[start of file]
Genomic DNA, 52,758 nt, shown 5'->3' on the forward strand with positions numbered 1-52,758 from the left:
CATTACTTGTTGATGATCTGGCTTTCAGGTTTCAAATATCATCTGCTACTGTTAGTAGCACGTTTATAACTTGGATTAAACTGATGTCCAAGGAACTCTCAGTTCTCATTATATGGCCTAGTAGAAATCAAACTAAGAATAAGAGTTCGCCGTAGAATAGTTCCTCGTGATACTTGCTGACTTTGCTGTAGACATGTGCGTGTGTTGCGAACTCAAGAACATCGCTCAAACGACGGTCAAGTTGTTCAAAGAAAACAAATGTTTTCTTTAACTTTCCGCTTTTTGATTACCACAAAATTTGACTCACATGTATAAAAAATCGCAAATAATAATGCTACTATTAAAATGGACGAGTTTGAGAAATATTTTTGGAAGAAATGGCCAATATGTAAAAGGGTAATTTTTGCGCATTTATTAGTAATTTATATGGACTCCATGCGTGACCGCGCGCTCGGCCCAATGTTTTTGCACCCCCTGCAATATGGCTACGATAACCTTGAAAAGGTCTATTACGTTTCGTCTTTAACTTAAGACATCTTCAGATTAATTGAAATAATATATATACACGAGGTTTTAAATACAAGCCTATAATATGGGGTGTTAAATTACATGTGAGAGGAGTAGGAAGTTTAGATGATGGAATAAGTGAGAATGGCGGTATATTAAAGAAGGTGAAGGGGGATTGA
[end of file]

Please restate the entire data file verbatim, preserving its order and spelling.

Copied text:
Genomic DNA, 52,758 nt, shown 5'->3' on the forward strand with positions numbered 1-52,758 from the left:
CATTACTTGTTGATGATCTGGCTTTCAGGTTTCAAATATCATCTGCTACTGTTAGTAGCACGTTTATAACTTGGATTAAACTGATGTCCAAGGAACTCTCAGTTCTCATTATATGGCCTAGTAGAAATCAAACTAAGAATAAGAGTTCGCCGTAGAATAGTTCCTCGTGATACTTGCTGACTTTGCTGTAGACATGTGCGTGTGTTGCGAACTCAAGAACATCGCTCAAACGACGGTCAAGTTGTTCAAAGAAAACAAATGTTTTCTTTAACTTTCCGCTTTTTGATTACCACAAAATTTGACTCACATGTATAAAAAATCGCAAATAATAATGCTACTATTAAAATGGACGAGTTTGAGAAATATTTTTGGAAGAAATGGCCAATATGTAAAAGGGTAATTTTTGCGCATTTATTAGTAATTTATATGGACTCCATGCGTGACCGCGCGCTCGGCCCAATGTTTTTGCACCCCCTGCAATATGGCTACGATAACCTTGAAAAGGTCTATTACGTTTCGTCTTTAACTTAAGACATCTTCAGATTAATTGAAATAATATATATACACGAGGTTTTAAATACAAGCCTATAATATGGGGTGTTAAATTACATGTGAGAGGAGTAGGAAGTTTAGATGATGGAATAAGTGAGAATGGCGGTATATTAAAGAAGGTGAAGGGGGATTGA